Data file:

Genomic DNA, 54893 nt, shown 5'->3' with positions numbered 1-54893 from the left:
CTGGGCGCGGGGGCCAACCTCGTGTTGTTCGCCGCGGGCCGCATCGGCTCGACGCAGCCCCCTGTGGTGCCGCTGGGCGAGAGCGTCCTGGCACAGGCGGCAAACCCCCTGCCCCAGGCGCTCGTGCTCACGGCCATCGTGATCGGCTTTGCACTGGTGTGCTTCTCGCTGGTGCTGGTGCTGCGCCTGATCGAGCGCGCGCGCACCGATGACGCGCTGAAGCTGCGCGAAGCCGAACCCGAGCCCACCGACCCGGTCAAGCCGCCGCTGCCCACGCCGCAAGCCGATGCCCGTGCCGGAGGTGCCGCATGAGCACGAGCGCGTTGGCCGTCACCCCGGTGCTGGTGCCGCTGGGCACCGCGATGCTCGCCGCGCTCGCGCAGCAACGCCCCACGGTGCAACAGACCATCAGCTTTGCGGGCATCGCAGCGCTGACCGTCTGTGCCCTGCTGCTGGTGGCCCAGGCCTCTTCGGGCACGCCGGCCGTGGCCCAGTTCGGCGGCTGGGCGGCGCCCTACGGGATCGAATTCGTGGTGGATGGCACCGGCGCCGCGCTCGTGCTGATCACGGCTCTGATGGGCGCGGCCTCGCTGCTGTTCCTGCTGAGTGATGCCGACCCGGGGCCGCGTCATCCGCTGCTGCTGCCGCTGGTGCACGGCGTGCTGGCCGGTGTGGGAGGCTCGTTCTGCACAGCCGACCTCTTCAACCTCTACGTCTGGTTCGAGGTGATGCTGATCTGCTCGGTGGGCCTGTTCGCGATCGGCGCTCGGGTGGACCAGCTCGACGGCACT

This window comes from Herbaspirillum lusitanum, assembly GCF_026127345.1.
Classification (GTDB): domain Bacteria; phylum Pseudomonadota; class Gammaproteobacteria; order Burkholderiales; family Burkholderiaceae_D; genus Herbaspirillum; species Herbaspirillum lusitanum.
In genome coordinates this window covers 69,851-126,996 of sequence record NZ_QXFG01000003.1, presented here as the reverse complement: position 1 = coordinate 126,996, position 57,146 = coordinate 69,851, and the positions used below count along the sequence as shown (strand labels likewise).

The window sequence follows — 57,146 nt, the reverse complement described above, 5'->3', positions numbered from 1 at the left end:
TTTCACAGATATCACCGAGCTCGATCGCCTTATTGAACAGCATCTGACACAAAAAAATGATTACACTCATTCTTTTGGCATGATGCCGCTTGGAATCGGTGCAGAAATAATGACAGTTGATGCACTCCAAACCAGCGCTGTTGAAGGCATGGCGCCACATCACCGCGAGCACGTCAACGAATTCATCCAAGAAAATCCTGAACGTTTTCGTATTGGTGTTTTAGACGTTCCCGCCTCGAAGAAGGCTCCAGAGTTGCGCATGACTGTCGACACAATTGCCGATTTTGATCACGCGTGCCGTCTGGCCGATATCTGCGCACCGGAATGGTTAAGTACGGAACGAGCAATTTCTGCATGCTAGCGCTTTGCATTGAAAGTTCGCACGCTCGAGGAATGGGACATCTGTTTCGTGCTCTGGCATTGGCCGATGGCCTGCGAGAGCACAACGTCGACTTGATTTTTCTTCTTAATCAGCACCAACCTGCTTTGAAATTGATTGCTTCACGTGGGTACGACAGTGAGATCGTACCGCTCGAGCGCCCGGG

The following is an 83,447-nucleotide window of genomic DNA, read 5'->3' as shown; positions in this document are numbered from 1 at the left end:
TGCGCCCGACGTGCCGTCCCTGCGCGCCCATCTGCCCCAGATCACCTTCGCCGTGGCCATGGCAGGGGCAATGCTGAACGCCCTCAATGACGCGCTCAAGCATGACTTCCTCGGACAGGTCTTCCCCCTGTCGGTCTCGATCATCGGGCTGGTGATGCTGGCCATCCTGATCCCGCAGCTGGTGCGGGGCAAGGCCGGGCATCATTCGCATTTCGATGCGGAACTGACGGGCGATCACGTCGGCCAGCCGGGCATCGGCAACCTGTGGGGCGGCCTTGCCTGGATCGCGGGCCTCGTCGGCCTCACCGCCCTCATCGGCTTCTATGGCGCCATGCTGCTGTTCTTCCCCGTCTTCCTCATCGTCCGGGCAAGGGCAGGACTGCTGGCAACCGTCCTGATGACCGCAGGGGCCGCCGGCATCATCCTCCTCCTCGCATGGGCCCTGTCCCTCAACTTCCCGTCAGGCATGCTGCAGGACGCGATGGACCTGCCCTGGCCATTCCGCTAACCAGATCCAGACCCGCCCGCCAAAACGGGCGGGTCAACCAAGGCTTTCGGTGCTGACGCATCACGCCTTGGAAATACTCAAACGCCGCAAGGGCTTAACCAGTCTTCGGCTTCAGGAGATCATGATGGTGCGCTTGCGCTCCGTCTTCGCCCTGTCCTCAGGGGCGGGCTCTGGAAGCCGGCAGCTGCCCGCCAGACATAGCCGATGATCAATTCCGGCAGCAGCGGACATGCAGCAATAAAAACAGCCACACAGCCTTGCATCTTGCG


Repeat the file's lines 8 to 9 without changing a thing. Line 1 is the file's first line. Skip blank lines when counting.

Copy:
The following is an 83,447-nucleotide window of genomic DNA, read 5'->3' as shown; positions in this document are numbered from 1 at the left end:
TGCGCCCGACGTGCCGTCCCTGCGCGCCCATCTGCCCCAGATCACCTTCGCCGTGGCCATGGCAGGGGCAATGCTGAACGCCCTCAATGACGCGCTCAAGCATGACTTCCTCGGACAGGTCTTCCCCCTGTCGGTCTCGATCATCGGGCTGGTGATGCTGGCCATCCTGATCCCGCAGCTGGTGCGGGGCAAGGCCGGGCATCATTCGCATTTCGATGCGGAACTGACGGGCGATCACGTCGGCCAGCCGGGCATCGGCAACCTGTGGGGCGGCCTTGCCTGGATCGCGGGCCTCGTCGGCCTCACCGCCCTCATCGGCTTCTATGGCGCCATGCTGCTGTTCTTCCCCGTCTTCCTCATCGTCCGGGCAAGGGCAGGACTGCTGGCAACCGTCCTGATGACCGCAGGGGCCGCCGGCATCATCCTCCTCCTCGCATGGGCCCTGTCCCTCAACTTCCCGTCAGGCATGCTGCAGGACGCGATGGACCTGCCCTGGCCATTCCGCTAACCAGATCCAGACCCGCCCGCCAAAACGGGCGGGTCAACCAAGGCTTTCGGTGCTGACGCATCACGCCTTGGAAATACTCAAACGCCGCAAGGGCTTAACCAGTCTTCGGCTTCAGGAGATCATGATGGTGCGCTTGCGCTCCGTCTTCGCCCTGTCCTCAGGGGCGGGCTCTGGAAGCCGGCAGCTGCCCGCCAGACATAGCCGATGATCAATTCCGGCAGCAGCGGACATGCAGCAATAAAAACAGCCACACAGCCTTGCATCTTGCG